Platinum producer Anglo American Platinum’s (Amplats’) underlying production from its South African and joint venture (JV) mines fell by 5% or about 110 000 oz to 2.28-million ounces last year, according to platinum-group metals (PGMs) distributor Johnson Matthey’s 2012 platinum report.
Safety stoppages were the primary cause of the shortfall and the underlying mine output is expected to rise, notes Johnson Matthey. To improve production levels, Amplats has established many projects over the years at its various fully owned mines and JV mines.
However, operations at Amplats and its JV partner Aquarius Platinum’s Marikana mine, in the North West province, were suspended earlier this month as a result of the continuing low price of PGMs. The mine was placed under care and maintenance to preserve the ore reserves until conditions improved.
The operation holds a reserve of about 1.44-million PGM ounces.
Meanwhile, some of Amplats’ other ongoing projects include the 10 West project at the Tumela mine, in Limpopo, which entails the deepening of the existing 10 West decline system, the 16 West belt decline and the Dishaba mine’s East Upper upper group two (UG2) project, which uses existing Merensky reef infrastructure at Dishaba No 2 shaft to access the UG2 reef horizon. The project started in 2007 and was completed in 2011.
The backfill project at Tumela, which began in 2004 but was deferred in 2008, restarted in 2011. The expected capital expen- diture is R150-million, and its completion is planned for the fourth quarter of 2013.
Further, a feasibility study is in progress for the Merensky deepening project at the Siphumelele 1 shaft, in the North West province. The project involves the extension of the current decline clusters between 35 level and 37 level. This will extend the life-of-mine by five years, adding 0.91-million ounces to the production plan. The project is scheduled for implementation in the second quarter of 2013.
Meanwhile, Amplats’ Twickenham platinum mine project, in Limpopo, will contribute 180 000 oz/y of refined platinum by 2019 when it reaches steady-state production. The project consists of two decline shaft complexes and a concentrator, and forms part of a production decision to expand Amplats’ current operations on the eastern limb of the Bushveld Complex.
Amplats has approved R7.1-billion to develop the project, as the complete Twickenham project investment approval is expected in the last quarter of this year. This will include the concentrator, for which a feasibility study has been completed.
Development ore is being stockpiled and the concentrator is planned for commissioning in 2016, in line with the project’s production plan.
Work on the Twickenham project is reportedly progressing well and is expected to gain momentum after being delayed by three years owing to unfavourable economic conditions.
The construction projects of the Twicken-ham and Hackney decline shaft complexes have started as of this year. The declines will be extended to 650 m below surface; at this depth, refrigeration will be implemented. Each shaft reportedly consists of three barrels located in the footwall.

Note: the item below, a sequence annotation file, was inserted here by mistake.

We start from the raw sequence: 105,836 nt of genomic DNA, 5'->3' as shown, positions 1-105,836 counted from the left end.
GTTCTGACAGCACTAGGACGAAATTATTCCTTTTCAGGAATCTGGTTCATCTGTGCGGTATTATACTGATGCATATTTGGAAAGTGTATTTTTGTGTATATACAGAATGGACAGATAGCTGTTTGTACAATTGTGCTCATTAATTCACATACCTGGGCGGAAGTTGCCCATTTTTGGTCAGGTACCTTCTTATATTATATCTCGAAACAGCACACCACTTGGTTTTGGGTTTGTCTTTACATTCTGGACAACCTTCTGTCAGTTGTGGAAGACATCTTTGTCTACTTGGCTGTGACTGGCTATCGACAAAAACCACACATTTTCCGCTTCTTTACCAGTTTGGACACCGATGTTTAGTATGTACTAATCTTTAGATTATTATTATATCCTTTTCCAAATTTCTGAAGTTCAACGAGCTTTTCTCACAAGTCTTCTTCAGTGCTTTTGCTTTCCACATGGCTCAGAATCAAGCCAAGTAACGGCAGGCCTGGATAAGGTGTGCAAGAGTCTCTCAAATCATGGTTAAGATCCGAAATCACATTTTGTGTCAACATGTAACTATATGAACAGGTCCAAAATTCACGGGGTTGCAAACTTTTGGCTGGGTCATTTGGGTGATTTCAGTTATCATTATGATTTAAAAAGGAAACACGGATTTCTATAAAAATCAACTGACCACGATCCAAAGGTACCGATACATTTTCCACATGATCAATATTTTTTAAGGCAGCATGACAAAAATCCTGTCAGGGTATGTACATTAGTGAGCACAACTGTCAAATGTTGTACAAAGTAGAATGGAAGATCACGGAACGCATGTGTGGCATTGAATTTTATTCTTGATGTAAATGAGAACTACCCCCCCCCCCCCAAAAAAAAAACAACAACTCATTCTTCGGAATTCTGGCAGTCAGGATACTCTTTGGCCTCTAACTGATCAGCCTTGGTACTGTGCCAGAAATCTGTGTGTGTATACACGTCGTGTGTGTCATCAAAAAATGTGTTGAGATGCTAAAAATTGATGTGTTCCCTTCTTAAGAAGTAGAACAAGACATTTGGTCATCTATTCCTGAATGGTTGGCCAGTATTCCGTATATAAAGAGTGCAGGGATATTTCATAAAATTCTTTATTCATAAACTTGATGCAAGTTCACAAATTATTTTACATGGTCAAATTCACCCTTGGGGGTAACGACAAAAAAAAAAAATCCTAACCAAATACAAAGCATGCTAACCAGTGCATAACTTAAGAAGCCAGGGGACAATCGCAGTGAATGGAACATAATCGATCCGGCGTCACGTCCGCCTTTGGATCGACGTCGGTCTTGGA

Another key feature of the project scope includes the approved life-of-mine footprint, which extends down to Level 7, with 11.6 km on strike. The footwall infrastructure and on-reef excavations are being developed to open 250 000 t/m of stoping reserves on ten operating half-levels.
Stoping of the reef will use the well-proven methods of breast mining with face scraping, as currently used by the Bokoni platinum mine.
Further, battery-powered locomotives and hoppers will collect the broken ore on each level and deliver it to the station tips, from where it will be transferred by a series of decline conveyors to surface silos. From the silos, 33 t on-highway trucks and trailers will be used to transport the ore to the concentrator.
Meanwhile, surface- and underground-engineering infra- structure will be required to facilitate a nonpneumatic mining strategy with hydraulic-powered drilling and loading equipment used for primary off-reef development. Drilling for drop-raising is also performed by hydraulically powered rigs.
The central area at Twicken-ham comprises the bulk infrastructure for potable water, raw water and sewage. State-owned power utility Eskom’s electricity-supply centre will be based at the central area, as well as the electricity reticulation, buildings for protection services and the medical facility for the Twickenham business unit.
Meanwhile, the Dishaba mine’s East Upper UG2 project at the Bushveld Complex is set to raise Amplats’ refined platinum production capacity by 100 000 oz/y.
The project will mine the UG2 reef using existing mining infrastructure, previously employed to mine the Merensky reef at the vertical No 2 shaft and three decline shafts at 44 East (E), 50 E and 62 E.